dc.description.abstract<table><tr><td colspan="2" class="item-title">Multiple Approaches to Assessing the Nursing Work Environment: State-Wide Assessment of the Nursing Work Environment</td></tr><tr class="item-sponsor"><td class="label">Conference Sponsor:</td><td class="value">Western Institute of Nursing</td></tr><tr class="item-year"><td class="label">Conference Year:</td><td class="value">2005</td></tr><tr class="item-author"><td class="label">Author:</td><td class="value">Weston, Marla, RN, MS</td></tr><tr class="item-institute"><td class="label">P.I. Institution Name:</td><td class="value">Arizona Nurses Association</td></tr><tr class="item-author-title"><td class="label">Title:</td><td class="value">Executive Director</td></tr><tr class="item-address"><td class="label">Contact Address:</td><td class="value">1850 E Southern Avenue, Suite 1, Tempe, AZ, 85282-5832, USA</td></tr><tr class="item-phone"><td class="label">Contact Telephone:</td><td class="value">480-831-0404</td></tr><tr class="item-email"><td class="label">Email:</td><td class="value">marla@aznurse.org</td></tr><tr><td colspan="2" class="item-abstract">Purpose: The purpose of this study was to describe the nursing work environment of hospital-employed registered nurses in Arizona, and compare it to best practice magnet facilities. Background: During the last nursing shortage in the early 1980&AElig;s, the American Academy of Nursing commissioned a study of hospitals that had demonstrated ability to attract and retain nurses. The characteristics of these &ocirc;magnet&ouml; hospitals have continued to be associated with the attraction and retention of nurses as well as improved patient outcomes. Methods: The Revised Nursing Work Index (NWI-R), a 51-item 4-point Likert-type scale, was utilized to measure four attributes of the nursing work environment: autonomy, control over nursing practice, relationships with physicians, and organizational support (Aiken &amp; Patrician, 2000). Fifty-five of the 82 hospitals in Arizona participated in the study. Participating hospitals distributed the surveys to the registered nurses employed at their facilities who worked at least 50% of their time doing direct patient care. The participating registered nurses returned the survey in a sealed envelope. A total of 4,286 registered nurses participated (23.4% response rate). This is estimated to be 18.9% of registered nurses working as direct care providers in Arizona hospitals. The geographic distribution, age, and gender of the respondents mirrored that of the population. Diploma-prepared nurses were under-represented in the sample and associate-degree prepared nurses were over-represented. Results: The mean subscale scores for Arizona participants were lower for autonomy, control over practice/environment, and organization support as compared to magnet facilities; Arizona mean scores were higher for relationships with physicians than magnet hospital means. The scores from Arizona hospitals varied greatly and no one hospital scored the highest or lowest in all four subscales. In addition, no Arizona hospital's mean subscale score in autonomy, control over practice/environment, or organizational support exceeded the magnet hospital means. Demographic data were used to compare subscale scores of respondents of differing geographic locales, educational preparation, work status, gender, and age. Some statistically significant differences were identified, however, upon further analysis these differences were attributable to the large sample size and were of small effect (less than 1%). Implications: Nurses&AElig; reports on their work environment did not vary based upon the demographic characteristics of geographic locale, educational preparation, work status or gender. However, results of this study suggest that within the same geographic region, there are wide variations in the nursing work environment of hospitals.</td></tr></table>en_GB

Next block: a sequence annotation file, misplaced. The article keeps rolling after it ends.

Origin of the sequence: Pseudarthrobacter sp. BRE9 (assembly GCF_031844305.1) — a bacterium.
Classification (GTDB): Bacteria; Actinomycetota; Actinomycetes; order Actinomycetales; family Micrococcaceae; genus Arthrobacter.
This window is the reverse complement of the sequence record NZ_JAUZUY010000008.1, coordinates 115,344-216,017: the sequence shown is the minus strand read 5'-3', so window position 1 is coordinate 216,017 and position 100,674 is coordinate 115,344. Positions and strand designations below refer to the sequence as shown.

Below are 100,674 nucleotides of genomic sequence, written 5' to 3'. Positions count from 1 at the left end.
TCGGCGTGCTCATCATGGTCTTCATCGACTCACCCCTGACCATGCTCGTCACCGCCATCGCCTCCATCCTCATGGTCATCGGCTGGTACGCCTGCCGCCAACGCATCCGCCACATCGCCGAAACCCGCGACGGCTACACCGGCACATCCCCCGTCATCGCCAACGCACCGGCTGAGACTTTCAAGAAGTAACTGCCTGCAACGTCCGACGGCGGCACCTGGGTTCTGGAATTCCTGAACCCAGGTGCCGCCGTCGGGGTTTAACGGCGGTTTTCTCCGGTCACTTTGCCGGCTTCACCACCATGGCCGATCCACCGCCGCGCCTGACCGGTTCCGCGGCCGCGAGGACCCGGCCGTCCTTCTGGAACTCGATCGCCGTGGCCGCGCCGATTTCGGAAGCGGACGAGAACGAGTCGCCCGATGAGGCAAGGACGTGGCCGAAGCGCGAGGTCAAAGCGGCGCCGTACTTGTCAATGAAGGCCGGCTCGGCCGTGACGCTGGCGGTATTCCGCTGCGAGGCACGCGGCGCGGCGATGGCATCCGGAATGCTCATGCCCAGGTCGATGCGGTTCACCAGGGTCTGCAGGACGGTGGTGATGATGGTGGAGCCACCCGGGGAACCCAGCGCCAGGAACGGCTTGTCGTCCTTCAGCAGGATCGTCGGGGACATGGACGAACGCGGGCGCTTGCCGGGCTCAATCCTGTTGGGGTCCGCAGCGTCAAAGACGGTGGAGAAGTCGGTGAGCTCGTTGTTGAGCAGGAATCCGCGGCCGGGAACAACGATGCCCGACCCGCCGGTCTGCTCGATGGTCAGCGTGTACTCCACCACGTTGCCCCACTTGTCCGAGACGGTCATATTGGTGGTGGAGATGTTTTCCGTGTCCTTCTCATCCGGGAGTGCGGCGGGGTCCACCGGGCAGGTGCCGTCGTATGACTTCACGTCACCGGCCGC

dc.date.available2011-10-26T20:24:35Z-
dc.date.issued2011-10-17en_GB
dc.date.accessioned2011-10-26T20:24:35Z-
dc.description.sponsorshipWestern Institute of Nursingen_GB
All Items in this repository are protected by copyright, with all rights reserved, unless otherwise indicated.